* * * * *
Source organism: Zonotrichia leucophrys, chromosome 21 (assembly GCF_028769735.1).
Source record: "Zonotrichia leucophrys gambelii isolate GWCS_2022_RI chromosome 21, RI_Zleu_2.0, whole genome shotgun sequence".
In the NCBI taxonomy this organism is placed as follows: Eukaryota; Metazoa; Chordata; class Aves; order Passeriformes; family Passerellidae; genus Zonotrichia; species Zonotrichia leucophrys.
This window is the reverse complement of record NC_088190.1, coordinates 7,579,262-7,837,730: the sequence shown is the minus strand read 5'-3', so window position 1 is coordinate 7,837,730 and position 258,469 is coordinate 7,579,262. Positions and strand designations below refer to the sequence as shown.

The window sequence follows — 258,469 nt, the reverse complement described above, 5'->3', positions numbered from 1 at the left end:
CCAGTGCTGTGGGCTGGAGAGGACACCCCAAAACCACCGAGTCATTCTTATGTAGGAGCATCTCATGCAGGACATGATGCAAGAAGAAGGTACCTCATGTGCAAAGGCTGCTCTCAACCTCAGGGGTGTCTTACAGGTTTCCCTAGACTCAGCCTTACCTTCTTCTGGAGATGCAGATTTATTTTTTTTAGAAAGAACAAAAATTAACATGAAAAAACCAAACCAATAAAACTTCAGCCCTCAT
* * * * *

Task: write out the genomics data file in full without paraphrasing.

Source organism: Zonotrichia leucophrys, chromosome 21 (assembly GCF_028769735.1).
Source record: "Zonotrichia leucophrys gambelii isolate GWCS_2022_RI chromosome 21, RI_Zleu_2.0, whole genome shotgun sequence".
In the NCBI taxonomy this organism is placed as follows: Eukaryota; Metazoa; Chordata; class Aves; order Passeriformes; family Passerellidae; genus Zonotrichia; species Zonotrichia leucophrys.
This window is the reverse complement of record NC_088190.1, coordinates 7,579,262-7,837,730: the sequence shown is the minus strand read 5'-3', so window position 1 is coordinate 7,837,730 and position 258,469 is coordinate 7,579,262. Positions and strand designations below refer to the sequence as shown.

The window sequence follows — 258,469 nt, the reverse complement described above, 5'->3', positions numbered from 1 at the left end:
CCAGTGCTGTGGGCTGGAGAGGACACCCCAAAACCACCGAGTCATTCTTATGTAGGAGCATCTCATGCAGGACATGATGCAAGAAGAAGGTACCTCATGTGCAAAGGCTGCTCTCAACCTCAGGGGTGTCTTACAGGTTTCCCTAGACTCAGCCTTACCTTCTTCTGGAGATGCAGATTTATTTTTTTTAGAAAGAACAAAAATTAACATGAAAAAACCAAACCAATAAAACTTCAGCCCTCAT